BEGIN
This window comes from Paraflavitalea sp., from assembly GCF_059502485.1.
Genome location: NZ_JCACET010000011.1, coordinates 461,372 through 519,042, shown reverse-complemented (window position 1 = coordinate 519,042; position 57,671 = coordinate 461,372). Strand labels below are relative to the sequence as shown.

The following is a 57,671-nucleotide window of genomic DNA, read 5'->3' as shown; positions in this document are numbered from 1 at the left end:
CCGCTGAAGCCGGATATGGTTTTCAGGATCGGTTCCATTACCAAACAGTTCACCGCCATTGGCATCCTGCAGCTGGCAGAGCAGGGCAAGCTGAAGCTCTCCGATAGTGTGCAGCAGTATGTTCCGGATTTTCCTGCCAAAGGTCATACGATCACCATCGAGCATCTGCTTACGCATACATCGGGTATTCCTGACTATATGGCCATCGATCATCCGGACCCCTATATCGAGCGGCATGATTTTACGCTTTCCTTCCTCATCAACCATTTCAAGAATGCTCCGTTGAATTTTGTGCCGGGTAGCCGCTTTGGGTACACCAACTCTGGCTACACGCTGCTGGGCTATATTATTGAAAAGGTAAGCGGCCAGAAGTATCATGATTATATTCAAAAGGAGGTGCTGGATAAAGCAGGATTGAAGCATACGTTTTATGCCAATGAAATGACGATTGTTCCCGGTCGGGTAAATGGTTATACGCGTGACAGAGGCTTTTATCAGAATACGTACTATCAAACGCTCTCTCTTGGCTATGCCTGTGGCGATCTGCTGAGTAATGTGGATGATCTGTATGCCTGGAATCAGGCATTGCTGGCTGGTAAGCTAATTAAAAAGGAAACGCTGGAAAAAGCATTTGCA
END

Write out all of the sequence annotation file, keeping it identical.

This window comes from Paraflavitalea sp., from assembly GCF_059502485.1.
Genome location: NZ_JCACET010000011.1, coordinates 461,372 through 519,042, shown reverse-complemented (window position 1 = coordinate 519,042; position 57,671 = coordinate 461,372). Strand labels below are relative to the sequence as shown.

The following is a 57,671-nucleotide window of genomic DNA, read 5'->3' as shown; positions in this document are numbered from 1 at the left end:
CCGCTGAAGCCGGATATGGTTTTCAGGATCGGTTCCATTACCAAACAGTTCACCGCCATTGGCATCCTGCAGCTGGCAGAGCAGGGCAAGCTGAAGCTCTCCGATAGTGTGCAGCAGTATGTTCCGGATTTTCCTGCCAAAGGTCATACGATCACCATCGAGCATCTGCTTACGCATACATCGGGTATTCCTGACTATATGGCCATCGATCATCCGGACCCCTATATCGAGCGGCATGATTTTACGCTTTCCTTCCTCATCAACCATTTCAAGAATGCTCCGTTGAATTTTGTGCCGGGTAGCCGCTTTGGGTACACCAACTCTGGCTACACGCTGCTGGGCTATATTATTGAAAAGGTAAGCGGCCAGAAGTATCATGATTATATTCAAAAGGAGGTGCTGGATAAAGCAGGATTGAAGCATACGTTTTATGCCAATGAAATGACGATTGTTCCCGGTCGGGTAAATGGTTATACGCGTGACAGAGGCTTTTATCAGAATACGTACTATCAAACGCTCTCTCTTGGCTATGCCTGTGGCGATCTGCTGAGTAATGTGGATGATCTGTATGCCTGGAATCAGGCATTGCTGGCTGGTAAGCTAATTAAAAAGGAAACGCTGGAAAAAGCATTTGCA